Future opera stars performing now
by Philip Campbell
The 2016 Merola Opera Summer Festival opened last week with a beautifully prepared Schwabacher Summer Concert at the San Francisco Conservatory of Music. Ten Merola young artists selected from the 23 chosen from the US and four other countries to participate in the prestigious Opera Program made a terrific first impression on a large and enthusiastic audience.
Performing extended scenes from six stylistically varied operas, the young singers made good on their promise with substantial vocal assurance and surprising acting skills. Simply and cleverly directed by Omer Ben Seadia, with a design team including subtly coordinated costumes by Christopher Verdosci, effective lighting by Jax Messenger, and hair/wigs and makeup by Marcello Donari, the physical production could not have run smoother.
Staged with only two set pieces – a tree for the first half, and a bed for the second – the show moved effortlessly through scenes ranging from the florid Baroque of Handel's Serse to the astringent Neoclassicism of Stravinsky's The Rake's Progress, the Wagnerian Romanticism of Lohengrin and the death-defying coloratura of Rossini's farcical Le Comte Ory . Conductor Eric Weimer showed a confident capability with wide-ranging repertoire, discreetly supporting the singers while producing a rich and detailed orchestral sound.
After a sparkling Overture from Serse , Brooklyn countertenor Aryeh Nussbaum Cohen immediately grabbed attention with a pitch-perfect rendition of the famous opening aria "Ombra mai fu." Act I, Scenes 1-6 of the Handel score also introduced other singers who would reappear throughout the concert, but Cohen rightfully seized the spotlight with his one big opportunity to shine. Many find the countertenor voice an acquired taste; the young New Yorker, with his strong and vibratoless tone, should help win new fans.
Canadian tenor Josh Lovell, bass-baritone Nicholas Boragno (Newport Beach, CA) and Kansas City, MO mezzo-soprano Tara Curtis were offered more appearances throughout the night, and they got off to a fine start with Act II, Scenes 1 & 3 from the dryly cynical Stravinsky set. Lovell proved a vocally pleasing and comedically adept Tom Rakewell. The attractive young singer appeared to even greater effect in the title role of Le Comte Ory later in the show. Fresh and energetic, he made an indelible mark.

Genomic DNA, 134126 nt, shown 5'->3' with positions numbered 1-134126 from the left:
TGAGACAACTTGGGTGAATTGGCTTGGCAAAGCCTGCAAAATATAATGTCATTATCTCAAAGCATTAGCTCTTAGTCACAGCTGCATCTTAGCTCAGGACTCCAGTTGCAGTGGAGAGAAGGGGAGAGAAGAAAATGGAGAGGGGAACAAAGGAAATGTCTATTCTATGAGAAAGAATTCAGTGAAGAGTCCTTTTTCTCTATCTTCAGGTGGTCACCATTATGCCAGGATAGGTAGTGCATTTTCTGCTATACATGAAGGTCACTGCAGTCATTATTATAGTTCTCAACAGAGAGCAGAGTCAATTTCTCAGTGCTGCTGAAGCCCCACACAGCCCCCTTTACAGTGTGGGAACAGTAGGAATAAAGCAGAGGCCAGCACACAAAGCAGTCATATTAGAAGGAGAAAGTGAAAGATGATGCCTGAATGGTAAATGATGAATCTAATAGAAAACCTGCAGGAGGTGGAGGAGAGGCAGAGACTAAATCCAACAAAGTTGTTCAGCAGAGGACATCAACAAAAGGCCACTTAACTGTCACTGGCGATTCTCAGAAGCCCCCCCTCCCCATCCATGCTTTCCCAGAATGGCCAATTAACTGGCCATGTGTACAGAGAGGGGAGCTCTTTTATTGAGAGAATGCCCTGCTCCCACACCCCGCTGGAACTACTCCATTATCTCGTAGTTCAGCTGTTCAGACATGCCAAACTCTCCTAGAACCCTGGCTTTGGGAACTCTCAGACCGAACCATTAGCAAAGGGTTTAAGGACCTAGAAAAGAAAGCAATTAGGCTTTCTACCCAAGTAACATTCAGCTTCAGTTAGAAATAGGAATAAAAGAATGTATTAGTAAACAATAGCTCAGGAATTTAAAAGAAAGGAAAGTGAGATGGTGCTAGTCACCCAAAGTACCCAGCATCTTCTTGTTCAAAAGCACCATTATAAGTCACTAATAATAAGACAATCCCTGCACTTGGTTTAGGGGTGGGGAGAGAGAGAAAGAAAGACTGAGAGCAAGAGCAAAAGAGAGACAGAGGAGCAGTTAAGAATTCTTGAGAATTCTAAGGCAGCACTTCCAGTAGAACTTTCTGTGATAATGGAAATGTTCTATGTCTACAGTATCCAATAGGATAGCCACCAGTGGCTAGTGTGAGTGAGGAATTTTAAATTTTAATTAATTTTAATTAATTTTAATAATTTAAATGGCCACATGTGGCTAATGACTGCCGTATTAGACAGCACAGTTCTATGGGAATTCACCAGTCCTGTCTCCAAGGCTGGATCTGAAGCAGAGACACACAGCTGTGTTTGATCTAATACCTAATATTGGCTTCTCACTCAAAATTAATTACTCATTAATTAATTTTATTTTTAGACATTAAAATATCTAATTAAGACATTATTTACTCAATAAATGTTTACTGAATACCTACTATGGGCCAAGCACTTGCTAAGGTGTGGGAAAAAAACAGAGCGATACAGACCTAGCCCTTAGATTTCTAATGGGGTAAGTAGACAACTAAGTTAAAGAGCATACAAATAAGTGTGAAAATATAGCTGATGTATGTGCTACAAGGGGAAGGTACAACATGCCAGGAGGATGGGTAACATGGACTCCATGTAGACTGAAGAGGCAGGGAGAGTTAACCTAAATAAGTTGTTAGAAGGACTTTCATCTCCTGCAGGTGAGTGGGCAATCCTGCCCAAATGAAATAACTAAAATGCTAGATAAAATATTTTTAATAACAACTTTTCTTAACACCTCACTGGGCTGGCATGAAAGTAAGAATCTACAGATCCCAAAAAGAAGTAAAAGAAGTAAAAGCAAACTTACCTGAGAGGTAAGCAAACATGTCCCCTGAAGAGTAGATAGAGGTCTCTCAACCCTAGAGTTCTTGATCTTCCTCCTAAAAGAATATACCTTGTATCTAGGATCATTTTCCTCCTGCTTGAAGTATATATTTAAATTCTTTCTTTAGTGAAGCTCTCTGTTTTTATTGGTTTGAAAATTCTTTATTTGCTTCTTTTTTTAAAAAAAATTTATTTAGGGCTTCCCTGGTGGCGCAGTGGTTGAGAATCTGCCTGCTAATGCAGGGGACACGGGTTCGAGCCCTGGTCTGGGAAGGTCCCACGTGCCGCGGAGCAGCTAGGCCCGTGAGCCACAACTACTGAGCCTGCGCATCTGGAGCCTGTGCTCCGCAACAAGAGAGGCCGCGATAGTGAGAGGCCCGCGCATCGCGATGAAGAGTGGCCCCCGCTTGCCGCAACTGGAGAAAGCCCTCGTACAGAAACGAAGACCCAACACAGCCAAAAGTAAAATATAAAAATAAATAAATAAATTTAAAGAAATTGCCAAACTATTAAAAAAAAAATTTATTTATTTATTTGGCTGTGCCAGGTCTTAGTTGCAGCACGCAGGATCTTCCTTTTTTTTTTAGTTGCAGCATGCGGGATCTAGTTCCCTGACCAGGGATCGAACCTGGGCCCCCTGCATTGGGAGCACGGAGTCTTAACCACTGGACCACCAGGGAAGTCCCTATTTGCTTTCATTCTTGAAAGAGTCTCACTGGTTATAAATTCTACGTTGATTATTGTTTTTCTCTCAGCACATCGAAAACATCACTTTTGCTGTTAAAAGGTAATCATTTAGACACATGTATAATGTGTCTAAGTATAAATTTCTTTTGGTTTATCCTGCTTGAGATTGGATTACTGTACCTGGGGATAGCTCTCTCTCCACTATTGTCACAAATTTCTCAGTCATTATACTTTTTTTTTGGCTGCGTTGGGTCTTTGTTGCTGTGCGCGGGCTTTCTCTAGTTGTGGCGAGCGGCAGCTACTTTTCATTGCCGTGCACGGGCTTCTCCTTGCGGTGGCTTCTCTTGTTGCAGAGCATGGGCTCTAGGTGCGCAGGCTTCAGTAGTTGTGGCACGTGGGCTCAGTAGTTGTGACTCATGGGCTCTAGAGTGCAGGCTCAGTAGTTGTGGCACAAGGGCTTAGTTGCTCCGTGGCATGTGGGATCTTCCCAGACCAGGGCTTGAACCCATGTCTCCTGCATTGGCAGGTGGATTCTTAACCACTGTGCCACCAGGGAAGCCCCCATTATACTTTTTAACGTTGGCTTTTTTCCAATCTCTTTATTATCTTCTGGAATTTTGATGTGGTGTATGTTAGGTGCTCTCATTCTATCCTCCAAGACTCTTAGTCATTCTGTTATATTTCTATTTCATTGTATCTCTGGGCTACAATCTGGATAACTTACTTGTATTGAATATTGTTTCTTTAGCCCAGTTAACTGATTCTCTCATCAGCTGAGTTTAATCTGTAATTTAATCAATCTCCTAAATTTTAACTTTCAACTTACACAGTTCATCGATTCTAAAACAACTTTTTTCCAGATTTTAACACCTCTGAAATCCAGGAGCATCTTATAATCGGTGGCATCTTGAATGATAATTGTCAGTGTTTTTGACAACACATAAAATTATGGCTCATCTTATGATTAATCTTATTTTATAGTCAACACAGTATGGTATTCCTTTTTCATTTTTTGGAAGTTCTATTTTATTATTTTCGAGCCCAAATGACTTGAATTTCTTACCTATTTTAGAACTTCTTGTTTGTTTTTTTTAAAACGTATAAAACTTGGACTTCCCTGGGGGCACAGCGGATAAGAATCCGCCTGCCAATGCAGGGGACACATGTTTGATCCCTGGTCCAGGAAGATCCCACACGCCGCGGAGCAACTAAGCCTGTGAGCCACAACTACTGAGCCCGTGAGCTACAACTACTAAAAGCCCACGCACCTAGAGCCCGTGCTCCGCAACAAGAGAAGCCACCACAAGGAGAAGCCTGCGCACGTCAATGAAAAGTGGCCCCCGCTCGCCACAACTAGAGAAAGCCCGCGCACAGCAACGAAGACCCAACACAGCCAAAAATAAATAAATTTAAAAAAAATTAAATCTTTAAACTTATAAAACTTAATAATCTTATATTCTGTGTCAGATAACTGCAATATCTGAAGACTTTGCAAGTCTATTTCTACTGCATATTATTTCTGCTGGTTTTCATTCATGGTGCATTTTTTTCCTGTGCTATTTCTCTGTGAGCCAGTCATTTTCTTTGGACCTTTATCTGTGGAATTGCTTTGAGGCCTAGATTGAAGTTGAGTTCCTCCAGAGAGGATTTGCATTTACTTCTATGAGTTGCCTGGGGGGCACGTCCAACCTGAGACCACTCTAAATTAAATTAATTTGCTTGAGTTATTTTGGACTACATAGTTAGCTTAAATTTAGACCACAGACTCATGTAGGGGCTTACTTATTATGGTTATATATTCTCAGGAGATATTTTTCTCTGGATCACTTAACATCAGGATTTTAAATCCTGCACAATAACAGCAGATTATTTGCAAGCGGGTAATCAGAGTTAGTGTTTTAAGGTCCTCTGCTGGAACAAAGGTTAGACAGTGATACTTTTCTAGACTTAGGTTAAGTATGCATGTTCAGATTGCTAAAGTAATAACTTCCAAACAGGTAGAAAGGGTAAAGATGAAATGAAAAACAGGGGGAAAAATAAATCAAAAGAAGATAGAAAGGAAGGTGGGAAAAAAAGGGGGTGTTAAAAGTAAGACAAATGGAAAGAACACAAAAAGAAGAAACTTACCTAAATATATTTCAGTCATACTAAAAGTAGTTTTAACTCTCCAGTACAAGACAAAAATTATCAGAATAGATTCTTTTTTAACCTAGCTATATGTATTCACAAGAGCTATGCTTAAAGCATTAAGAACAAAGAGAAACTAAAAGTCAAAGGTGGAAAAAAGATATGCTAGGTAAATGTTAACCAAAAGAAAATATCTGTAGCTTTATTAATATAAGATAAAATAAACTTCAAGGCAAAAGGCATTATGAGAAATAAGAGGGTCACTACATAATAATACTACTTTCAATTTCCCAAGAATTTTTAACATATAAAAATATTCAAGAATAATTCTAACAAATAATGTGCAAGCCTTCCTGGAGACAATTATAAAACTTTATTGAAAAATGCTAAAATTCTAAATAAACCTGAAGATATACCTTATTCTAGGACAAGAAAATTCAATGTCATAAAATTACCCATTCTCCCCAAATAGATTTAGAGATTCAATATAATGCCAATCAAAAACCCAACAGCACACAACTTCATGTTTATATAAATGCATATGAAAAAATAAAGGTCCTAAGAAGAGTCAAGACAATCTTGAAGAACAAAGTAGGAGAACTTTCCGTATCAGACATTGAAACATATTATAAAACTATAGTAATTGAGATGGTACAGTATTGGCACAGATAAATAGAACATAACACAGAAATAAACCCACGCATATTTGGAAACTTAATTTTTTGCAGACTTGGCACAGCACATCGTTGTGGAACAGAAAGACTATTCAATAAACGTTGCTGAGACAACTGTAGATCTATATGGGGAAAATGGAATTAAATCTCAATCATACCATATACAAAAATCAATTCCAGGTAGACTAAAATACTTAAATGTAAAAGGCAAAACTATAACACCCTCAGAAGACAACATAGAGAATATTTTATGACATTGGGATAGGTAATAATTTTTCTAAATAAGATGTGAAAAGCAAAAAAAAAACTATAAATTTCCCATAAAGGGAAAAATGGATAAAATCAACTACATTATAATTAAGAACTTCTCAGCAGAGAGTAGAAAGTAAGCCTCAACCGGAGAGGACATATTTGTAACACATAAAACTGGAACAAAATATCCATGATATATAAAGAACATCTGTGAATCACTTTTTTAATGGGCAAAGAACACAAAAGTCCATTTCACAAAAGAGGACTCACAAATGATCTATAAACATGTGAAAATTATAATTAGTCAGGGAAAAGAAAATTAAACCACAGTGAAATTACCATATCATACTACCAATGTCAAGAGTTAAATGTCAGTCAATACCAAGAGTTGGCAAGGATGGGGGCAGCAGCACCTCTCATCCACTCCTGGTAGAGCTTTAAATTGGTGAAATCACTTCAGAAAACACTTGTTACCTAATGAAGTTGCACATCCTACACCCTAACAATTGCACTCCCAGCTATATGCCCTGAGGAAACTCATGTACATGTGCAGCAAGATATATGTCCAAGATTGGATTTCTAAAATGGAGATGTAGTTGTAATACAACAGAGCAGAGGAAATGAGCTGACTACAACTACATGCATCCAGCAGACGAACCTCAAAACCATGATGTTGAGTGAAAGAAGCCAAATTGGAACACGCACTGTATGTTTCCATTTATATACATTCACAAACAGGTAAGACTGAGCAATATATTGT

Likewise, Nicholas Boragno used his good looks and resonant voice to impress as the devil Nick Shadow. Sardonic and cool, he was memorable and recognizable even as he shifted gears in several smaller roles in other scenes.
Good sport Tara Curtis wore a beard as Baba the Turk and allowed the Rake to humiliate her as she prattled on in character. The talented mezzo-soprano got her casting revenge later, giving a stunning tour de force portrayal of the tortured Mother Superior in Francis Poulenc's Dialogues des Carmelites.
Soprano Mary Evelyn Hangley (Long Beach, NY) got her star moment as the titular Arabella by Richard Strauss. Her focused tone and graceful stage presence made her reflective aria from Act I a special highlight.
Arguably, the biggest guns were brought out for Act III, Scene 2 of Wagner's Lohengrin. Opening the second half of the bill, Canadian soprano Sarah Cambidge (Elsa) and tenor Kyle van Schoonhoven (Lohengrin) from Lockport, NY filled their taxing responsibilities with apparent ease. Powerful force and heroic lyricism are a difficult pairing, but van Schoonhoven seemed unfazed by the dry acoustic of the Conservatory auditorium, and he thrilled with his full-throated and sweet tone. Cambidge matched him with a bright voice, free of shrillness and charged with emotion.
The evening's finale sparkled with the technique and comic abandon required by Rossini's Le Comte Ory, Act II, Nos. 11 & 12. After singing smaller parts earlier in the concert, soprano Jana McIntyre (Santa Barbara, CA) engaged in a tug of war for vocal supremacy, with Josh Lovell playing the title character. Let's call it a draw. Both drew hearty cheers from the audience and they were equally charming, even if McIntyre's agility was truly breathtaking.
Mezzo-soprano Taylor Raven from Fayetteville, NC, also joined in the romp and made other notable contributions throughout the show. Her first appearance in Serse was especially fine, and her pleasing tone has a nice edge.
The wealth of talent on display certainly validated the legendary Merola Program's worth, and it also affords a lot of fun, getting an early look at future stars. Some famous alums (in no particular order) include the likes of Patricia Racette, Leona Mitchell, Carol Vaness, Rolando Villazon, Dolora Zajick, Anna Netrebko, Joyce DiDonato and the late lamented countertenor Brian Asawa.
Next up in the Summer Festival lineup is gay composer Conrad Susa's setting of poet Anne Sexton's take on the Brothers Grimm, Transformations . Susa's writing is self-described as ranging from Bach and Samuel Barber to Bossa Nova. Performers from the 2016 Merola Program not heard in the Schwabacher Concert will sing in the intriguing work being staged at the SF Conservatory July 21 & 23.
Mozart's Cosi Fan Tutte will be fully staged Aug. 4 & 6 at the Conservatory, and the whole ambitious season ends with the Merola Grand Finale at the War Memorial Opera House on Aug. 20. San Francisco has always been an opera town, and the performers found and nurtured by the Merola Opera Program are wonderful insurance of a bright future.